Education scholarship helps family stay in Cincinnati coummunity

Part 53 of 54 in the series Educating America

By Adam Ulbricht | Watchdog.org

For some parents, education is all about test scores and grades. For others it’s about extracurricular performances like sports, music programs and theater. But for Holli Stevenson it’s about something bigger — community.

The Stevensons moved to Ohio in 2008. Their son, Michael, and daughter, Abigail, were enrolled in an inner city public school in Cincinnati.

It didn’t take long to see her kids weren’t in a very good situation. “They went to school for eight hours a day, but weren’t learning anything,” Stevenson said.

EDCHOICE: Michael Stevenson was going to drop out of school before a scholarship changed his life

The lack of options in public schools led Stevenson to pull her kids out of public school and opt to homeschool them instead. At one point, the Stevensons were considering moving out of Cincinnati and into the suburbs, but both kids wanted to stay in the area.

Then Stevenson came across the EDChoice Scholarship Program. The scholarship provides families with $4,250 for kindergarten through eighth grade, and $5,000 for students in grades nine through twelve. The funds can be used to attend certain private schools that meet the state’s criteria.

The program allowed the Stevensons to find a school that better fit the needs of their kids. Both Michael and Abigail were able to find a home at the Cincinnati Waldorf School, keeping them in the community.

Within a year, the changes in the kids’ performance were like night and day. “My son was counting down the days before he quit school,” Holli Stevenson said. “After switching schools, he wanted to be there. He wants to go to school.”

Stevenson credits the Waldorf School for Abigail’s newfound success. “She went from well behind to above average. The school teaches the whole child, not just a specific program. The smaller classes help her because nothing was sticking before,” Stevenson said.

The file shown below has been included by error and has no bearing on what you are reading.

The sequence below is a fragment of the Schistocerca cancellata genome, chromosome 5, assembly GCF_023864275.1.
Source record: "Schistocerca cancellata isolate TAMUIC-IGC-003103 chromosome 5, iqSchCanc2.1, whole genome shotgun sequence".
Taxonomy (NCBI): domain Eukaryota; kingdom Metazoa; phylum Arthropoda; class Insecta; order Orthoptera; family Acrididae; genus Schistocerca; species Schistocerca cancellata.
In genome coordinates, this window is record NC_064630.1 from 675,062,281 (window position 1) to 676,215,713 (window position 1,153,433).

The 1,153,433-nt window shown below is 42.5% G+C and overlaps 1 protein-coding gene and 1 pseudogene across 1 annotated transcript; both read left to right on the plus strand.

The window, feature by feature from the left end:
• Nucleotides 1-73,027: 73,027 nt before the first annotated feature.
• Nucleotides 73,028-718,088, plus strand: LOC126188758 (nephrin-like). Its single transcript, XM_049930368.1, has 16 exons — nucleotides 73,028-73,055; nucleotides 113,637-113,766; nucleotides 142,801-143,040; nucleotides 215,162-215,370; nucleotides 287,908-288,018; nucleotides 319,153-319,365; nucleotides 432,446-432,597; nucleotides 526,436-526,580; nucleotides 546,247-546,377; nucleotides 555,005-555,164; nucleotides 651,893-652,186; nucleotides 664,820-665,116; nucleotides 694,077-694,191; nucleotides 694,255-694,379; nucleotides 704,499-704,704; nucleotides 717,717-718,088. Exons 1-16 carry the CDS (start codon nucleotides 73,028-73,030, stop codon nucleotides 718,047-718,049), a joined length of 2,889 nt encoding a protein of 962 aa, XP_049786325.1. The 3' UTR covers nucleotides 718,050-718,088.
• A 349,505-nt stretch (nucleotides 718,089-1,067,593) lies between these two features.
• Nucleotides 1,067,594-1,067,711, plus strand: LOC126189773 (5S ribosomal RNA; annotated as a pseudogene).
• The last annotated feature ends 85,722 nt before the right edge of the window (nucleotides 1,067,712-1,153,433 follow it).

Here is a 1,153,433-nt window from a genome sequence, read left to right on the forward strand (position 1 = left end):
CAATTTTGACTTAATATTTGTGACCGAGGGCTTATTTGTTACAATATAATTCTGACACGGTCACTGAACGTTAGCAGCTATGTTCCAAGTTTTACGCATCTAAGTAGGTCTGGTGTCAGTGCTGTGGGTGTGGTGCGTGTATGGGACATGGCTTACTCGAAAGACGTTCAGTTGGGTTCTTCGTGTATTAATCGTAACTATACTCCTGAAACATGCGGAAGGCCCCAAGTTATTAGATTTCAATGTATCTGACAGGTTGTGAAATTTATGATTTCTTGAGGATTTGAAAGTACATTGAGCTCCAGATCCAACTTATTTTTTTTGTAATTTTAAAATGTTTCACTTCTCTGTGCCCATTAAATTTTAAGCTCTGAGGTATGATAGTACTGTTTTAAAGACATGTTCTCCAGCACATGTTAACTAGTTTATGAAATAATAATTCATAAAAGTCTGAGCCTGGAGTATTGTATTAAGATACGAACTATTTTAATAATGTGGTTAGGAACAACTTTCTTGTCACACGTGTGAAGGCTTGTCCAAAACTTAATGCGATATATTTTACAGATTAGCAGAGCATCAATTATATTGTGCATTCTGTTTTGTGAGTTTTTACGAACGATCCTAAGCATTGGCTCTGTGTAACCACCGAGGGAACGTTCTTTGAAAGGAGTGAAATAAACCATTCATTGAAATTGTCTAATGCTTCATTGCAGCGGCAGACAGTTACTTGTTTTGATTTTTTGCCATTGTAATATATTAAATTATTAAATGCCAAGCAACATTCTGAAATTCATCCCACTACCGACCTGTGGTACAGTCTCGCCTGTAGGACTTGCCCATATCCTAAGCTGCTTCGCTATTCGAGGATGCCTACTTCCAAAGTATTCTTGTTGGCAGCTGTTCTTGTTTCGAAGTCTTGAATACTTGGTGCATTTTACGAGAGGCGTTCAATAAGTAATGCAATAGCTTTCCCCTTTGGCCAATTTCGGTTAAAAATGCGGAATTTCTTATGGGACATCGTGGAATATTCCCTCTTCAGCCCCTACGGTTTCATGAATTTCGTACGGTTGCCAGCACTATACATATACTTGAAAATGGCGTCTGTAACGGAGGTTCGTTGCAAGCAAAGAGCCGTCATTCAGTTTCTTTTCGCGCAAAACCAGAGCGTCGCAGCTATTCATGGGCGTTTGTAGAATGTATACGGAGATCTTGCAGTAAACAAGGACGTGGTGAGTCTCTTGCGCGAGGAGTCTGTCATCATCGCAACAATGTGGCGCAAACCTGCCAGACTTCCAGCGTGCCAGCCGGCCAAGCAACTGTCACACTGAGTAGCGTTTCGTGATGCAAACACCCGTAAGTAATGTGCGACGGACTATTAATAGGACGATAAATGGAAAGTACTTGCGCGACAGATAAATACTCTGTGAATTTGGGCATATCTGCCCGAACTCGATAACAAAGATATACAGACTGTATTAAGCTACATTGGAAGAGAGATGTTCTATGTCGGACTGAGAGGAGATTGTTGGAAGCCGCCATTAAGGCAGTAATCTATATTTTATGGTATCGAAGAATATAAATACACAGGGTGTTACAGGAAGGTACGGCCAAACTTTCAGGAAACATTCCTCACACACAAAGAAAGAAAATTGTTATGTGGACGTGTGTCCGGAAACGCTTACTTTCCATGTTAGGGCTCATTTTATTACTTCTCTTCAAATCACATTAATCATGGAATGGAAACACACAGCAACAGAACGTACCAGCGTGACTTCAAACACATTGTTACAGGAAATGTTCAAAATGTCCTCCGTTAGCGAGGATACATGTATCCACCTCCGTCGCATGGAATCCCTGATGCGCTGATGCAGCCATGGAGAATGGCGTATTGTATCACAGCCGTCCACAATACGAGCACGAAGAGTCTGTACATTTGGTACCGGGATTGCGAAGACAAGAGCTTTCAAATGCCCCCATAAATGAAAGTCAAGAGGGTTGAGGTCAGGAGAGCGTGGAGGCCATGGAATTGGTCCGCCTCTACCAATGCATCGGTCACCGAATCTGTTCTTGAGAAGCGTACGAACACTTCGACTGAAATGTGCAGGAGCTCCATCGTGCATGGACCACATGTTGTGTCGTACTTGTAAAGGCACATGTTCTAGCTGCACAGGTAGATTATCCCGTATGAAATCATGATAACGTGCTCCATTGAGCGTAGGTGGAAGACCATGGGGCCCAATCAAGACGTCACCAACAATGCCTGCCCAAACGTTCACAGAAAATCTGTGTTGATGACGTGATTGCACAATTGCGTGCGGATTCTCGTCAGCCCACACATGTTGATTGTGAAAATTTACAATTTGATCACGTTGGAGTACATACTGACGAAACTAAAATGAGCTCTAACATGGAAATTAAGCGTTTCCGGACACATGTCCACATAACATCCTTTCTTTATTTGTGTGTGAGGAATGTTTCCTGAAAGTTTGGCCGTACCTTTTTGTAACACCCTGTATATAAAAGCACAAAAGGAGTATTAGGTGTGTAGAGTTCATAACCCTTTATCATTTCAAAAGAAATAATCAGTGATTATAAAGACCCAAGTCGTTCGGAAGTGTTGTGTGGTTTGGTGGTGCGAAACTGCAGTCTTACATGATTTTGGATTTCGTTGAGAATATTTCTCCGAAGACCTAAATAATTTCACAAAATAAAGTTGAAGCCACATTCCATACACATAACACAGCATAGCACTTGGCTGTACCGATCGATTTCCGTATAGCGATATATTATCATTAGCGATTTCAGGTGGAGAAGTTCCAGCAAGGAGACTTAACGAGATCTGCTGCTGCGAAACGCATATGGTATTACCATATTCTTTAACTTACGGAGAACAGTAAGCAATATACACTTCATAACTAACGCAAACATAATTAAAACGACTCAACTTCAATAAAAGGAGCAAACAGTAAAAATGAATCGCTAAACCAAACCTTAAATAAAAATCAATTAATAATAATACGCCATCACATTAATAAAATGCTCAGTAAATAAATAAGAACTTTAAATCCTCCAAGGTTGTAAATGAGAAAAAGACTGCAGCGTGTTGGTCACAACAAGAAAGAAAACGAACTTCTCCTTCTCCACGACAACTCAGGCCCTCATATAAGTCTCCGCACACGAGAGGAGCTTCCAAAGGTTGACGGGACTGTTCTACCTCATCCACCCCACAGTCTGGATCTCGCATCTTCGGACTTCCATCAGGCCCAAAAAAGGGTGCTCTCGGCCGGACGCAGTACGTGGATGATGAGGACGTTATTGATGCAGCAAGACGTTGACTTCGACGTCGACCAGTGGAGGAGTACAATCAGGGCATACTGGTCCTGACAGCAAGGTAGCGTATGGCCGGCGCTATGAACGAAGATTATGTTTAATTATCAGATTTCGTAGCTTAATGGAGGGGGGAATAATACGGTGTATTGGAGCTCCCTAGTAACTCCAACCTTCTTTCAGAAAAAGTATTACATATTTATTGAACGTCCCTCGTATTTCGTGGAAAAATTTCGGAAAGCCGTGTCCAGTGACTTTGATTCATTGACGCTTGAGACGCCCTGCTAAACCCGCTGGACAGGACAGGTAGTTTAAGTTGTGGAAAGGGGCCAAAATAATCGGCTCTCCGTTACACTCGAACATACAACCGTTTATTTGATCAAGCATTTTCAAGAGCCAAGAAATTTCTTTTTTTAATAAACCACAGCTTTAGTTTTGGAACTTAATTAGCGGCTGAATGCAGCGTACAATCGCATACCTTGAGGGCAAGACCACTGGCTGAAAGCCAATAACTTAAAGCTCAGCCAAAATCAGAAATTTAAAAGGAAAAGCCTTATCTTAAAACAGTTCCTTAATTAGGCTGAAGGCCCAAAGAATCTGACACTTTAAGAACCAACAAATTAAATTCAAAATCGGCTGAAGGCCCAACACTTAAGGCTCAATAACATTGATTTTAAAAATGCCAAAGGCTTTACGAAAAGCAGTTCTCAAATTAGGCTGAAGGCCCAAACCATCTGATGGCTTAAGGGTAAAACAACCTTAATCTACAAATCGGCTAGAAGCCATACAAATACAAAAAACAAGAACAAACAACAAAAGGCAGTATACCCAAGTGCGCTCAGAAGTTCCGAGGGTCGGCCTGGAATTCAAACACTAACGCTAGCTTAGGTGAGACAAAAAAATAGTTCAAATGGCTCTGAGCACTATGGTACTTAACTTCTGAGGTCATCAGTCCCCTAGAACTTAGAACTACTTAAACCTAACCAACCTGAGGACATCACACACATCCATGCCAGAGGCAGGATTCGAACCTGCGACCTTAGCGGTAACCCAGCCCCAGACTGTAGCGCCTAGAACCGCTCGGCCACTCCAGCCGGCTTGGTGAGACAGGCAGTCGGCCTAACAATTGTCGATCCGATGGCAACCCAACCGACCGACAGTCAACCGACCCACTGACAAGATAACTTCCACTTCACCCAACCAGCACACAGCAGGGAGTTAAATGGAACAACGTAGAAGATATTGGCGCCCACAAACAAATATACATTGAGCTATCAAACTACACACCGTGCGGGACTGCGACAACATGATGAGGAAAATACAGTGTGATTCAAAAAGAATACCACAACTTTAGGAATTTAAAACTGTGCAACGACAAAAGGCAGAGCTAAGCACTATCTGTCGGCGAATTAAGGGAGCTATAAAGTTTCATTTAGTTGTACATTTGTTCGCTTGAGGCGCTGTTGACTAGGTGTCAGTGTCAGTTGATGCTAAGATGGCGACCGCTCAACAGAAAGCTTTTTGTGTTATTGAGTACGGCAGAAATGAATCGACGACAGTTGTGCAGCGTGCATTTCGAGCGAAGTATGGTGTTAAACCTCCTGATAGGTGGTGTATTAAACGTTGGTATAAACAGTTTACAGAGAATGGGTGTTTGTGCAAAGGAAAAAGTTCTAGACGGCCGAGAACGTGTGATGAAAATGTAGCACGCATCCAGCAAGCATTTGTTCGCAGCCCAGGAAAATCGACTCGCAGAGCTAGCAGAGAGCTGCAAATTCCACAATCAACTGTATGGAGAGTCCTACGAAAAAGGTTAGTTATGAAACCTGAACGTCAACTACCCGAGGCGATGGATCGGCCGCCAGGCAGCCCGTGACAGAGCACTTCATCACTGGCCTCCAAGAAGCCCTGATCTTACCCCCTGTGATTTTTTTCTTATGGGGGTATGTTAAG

After just one year at Waldorf, Michael earned a separate academic scholarship to attend Elder High School, an all-male Catholic school.

Stevenson said none of this would have been possible had the school choice scholarship not been available to families like hers. “Without EDChoice, my kids couldn’t go to a private school. We wouldn’t have been able to afford it.”

But to Stevenson, who works and volunteers in the inner city, keeping her kids within an area they love was even more important. “It’s really about community, not just standards,” she said. “We’re keeping the money here, and we’re helping to bring about change.”

EDCHOICE: Abigail Stevenson was falling behind in public school, but soon found herself after receiving a voucher

That sentiment is also shared by Sarah Pechan Driver, senior director of programs at School Choice Ohio. “Parents need to have barriers taken down on zip codes, income and disability,” Driver said. “These types of scholarships address all three and contribute to better neighborhoods.”

The EDChoice Scholarship is not the only such program available in Ohio.

Since the Cleveland Scholarship and Tutoring Program began in 1996, the state has created an additional four scholarship programs. Just last year the Ohio Legislature added the newest income-based scholarship for kindergartners.

The 2013-2014 school year is also marking a big year for the scholarship programs. According to data from School Choice Ohio, more than 31,000 students are currently receiving a voucher to attend a school of their choice. That number is more than 4,600 higher than last year’s total, making it the biggest usage jump in the history of Ohio school vouchers.

Adam can be reached by emailing aulbricht@watchdog.org.

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Rob Port is the editor of SayAnythingBlog.com, a columnist for the Forum News Service, and host of the Plain Talk Podcast which you can subscribe to by clicking here.

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